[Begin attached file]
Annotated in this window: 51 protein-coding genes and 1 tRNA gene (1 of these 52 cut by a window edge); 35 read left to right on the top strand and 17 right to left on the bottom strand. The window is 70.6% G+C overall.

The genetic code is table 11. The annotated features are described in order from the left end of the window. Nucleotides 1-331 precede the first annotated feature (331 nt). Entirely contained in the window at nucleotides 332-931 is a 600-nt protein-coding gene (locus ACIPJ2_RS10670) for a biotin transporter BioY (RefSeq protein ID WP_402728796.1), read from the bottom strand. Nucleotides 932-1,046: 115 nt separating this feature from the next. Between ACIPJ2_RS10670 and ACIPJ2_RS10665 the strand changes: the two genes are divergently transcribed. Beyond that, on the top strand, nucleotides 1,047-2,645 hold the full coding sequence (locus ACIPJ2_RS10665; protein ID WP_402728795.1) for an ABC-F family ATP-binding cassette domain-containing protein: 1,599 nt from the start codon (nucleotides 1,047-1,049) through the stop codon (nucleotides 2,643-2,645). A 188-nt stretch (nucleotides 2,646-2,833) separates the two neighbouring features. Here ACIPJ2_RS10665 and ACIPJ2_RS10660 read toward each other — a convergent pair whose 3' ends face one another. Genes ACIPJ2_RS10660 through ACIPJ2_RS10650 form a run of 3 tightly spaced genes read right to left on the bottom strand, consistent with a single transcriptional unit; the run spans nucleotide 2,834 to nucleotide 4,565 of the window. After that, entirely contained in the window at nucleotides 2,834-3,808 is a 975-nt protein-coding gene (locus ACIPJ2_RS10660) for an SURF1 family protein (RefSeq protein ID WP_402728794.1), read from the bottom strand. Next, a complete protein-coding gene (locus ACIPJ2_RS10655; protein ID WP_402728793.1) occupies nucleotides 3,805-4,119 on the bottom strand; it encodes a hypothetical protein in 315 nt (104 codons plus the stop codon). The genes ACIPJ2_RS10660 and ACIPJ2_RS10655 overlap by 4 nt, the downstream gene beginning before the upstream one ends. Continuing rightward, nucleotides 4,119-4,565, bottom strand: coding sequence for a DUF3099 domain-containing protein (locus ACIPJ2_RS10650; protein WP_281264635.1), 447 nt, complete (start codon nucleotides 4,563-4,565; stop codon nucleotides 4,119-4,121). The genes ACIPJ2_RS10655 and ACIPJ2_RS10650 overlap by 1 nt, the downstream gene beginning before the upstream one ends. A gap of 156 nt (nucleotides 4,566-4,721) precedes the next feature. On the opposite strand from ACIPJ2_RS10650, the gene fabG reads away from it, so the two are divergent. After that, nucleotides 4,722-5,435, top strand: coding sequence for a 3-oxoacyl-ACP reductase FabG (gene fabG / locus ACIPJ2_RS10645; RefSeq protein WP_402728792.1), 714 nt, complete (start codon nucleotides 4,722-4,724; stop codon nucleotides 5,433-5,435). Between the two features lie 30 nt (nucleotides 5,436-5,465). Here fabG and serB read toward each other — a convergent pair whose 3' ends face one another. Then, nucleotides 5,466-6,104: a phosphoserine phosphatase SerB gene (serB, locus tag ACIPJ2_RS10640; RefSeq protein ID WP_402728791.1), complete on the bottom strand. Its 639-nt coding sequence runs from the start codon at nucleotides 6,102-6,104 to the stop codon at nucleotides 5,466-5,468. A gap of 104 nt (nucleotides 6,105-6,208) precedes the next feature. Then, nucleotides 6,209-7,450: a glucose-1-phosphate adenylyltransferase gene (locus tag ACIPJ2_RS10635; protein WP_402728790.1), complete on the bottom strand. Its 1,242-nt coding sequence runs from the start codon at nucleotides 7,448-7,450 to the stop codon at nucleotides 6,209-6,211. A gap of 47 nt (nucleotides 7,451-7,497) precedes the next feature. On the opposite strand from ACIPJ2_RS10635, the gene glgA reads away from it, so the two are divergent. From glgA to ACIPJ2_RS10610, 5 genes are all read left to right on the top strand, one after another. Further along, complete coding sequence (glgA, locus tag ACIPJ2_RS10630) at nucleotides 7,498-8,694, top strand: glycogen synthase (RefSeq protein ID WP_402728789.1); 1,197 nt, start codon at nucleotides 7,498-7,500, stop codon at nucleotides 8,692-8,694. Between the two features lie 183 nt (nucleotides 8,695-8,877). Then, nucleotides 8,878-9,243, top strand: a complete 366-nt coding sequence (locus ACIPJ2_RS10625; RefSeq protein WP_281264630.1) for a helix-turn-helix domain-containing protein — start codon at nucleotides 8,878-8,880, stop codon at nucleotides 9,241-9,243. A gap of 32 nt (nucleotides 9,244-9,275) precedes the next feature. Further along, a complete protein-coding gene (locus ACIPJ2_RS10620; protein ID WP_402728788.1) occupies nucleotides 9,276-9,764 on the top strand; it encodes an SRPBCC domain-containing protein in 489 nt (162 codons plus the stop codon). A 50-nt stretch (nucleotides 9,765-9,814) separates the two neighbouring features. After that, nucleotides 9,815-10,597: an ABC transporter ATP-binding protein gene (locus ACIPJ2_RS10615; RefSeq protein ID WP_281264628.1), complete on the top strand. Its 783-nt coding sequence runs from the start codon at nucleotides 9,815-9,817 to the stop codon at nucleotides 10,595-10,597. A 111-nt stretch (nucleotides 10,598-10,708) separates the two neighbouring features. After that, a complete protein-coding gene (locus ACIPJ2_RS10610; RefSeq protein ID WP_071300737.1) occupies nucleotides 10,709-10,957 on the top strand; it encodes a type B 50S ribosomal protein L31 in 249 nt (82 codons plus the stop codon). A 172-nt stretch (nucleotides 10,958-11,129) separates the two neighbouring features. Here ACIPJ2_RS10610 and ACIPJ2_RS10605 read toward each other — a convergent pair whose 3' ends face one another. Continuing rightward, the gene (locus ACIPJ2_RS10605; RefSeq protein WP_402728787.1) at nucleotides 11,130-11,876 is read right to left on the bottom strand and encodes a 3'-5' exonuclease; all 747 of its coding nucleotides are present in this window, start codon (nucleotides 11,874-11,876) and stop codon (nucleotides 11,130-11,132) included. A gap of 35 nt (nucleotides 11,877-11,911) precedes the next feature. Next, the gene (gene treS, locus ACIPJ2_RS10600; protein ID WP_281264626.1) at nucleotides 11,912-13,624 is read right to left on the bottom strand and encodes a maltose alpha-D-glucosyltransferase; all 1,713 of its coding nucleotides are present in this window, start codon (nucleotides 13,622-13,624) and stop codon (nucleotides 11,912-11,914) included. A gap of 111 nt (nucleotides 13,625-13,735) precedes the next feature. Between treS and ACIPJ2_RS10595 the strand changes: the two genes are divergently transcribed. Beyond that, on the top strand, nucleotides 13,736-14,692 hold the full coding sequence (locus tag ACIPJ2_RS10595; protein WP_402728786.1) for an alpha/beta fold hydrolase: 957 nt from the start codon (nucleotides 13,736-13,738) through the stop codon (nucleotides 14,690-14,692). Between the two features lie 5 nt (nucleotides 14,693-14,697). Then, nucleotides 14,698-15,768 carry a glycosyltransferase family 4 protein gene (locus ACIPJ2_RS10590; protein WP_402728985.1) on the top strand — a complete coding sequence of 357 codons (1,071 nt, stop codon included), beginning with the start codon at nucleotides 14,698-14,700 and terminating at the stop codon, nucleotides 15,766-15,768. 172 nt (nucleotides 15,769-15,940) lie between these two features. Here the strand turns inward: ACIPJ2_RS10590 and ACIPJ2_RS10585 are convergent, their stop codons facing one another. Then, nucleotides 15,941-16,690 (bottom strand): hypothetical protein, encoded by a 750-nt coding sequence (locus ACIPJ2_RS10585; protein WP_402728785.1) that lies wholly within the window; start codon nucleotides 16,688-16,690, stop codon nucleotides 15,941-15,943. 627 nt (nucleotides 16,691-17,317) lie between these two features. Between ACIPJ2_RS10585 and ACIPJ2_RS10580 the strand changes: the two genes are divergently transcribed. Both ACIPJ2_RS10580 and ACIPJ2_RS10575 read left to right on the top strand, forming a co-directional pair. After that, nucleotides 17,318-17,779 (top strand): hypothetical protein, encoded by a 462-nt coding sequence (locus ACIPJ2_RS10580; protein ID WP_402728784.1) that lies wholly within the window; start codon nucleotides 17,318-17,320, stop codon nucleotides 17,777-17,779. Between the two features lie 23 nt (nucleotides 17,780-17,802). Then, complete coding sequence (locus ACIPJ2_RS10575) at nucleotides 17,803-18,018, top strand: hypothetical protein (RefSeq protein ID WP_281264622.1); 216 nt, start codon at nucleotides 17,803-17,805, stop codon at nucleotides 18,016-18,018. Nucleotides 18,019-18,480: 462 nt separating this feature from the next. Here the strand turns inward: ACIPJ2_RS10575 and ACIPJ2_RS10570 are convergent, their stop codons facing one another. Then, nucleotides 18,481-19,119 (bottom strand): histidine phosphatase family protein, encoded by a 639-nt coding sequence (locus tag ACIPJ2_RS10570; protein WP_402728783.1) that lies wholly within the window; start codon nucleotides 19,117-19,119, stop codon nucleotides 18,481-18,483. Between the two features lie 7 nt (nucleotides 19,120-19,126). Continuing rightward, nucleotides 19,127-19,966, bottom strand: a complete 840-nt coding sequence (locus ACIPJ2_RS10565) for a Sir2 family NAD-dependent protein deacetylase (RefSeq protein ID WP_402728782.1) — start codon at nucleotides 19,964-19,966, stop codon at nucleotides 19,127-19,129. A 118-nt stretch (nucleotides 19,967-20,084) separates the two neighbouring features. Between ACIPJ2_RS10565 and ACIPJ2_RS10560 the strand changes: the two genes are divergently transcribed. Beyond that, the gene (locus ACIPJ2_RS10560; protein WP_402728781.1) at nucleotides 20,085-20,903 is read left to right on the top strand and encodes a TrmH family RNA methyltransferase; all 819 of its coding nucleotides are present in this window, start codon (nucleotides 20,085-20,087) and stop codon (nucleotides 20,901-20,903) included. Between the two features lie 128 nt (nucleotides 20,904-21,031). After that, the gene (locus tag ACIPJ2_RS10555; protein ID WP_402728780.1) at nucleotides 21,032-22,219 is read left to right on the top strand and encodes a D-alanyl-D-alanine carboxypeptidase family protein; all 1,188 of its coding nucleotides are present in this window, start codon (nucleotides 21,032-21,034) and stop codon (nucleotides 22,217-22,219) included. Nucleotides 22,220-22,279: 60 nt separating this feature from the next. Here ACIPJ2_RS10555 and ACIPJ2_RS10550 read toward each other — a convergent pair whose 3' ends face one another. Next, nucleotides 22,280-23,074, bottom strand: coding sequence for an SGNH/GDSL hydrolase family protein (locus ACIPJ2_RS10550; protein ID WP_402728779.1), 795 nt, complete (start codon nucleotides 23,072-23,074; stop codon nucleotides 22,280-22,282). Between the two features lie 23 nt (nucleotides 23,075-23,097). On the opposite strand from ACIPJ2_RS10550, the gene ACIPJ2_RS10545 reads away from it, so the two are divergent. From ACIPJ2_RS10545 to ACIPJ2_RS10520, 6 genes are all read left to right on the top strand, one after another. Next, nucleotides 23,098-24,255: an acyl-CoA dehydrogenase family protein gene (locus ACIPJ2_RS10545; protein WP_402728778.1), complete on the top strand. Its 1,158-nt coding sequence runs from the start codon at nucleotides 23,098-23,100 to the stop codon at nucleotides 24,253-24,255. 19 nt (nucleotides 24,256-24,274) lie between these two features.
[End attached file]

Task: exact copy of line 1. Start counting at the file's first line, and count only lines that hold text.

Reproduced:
Annotated in this window: 51 protein-coding genes and 1 tRNA gene (1 of these 52 cut by a window edge); 35 read left to right on the top strand and 17 right to left on the bottom strand. The window is 70.6% G+C overall.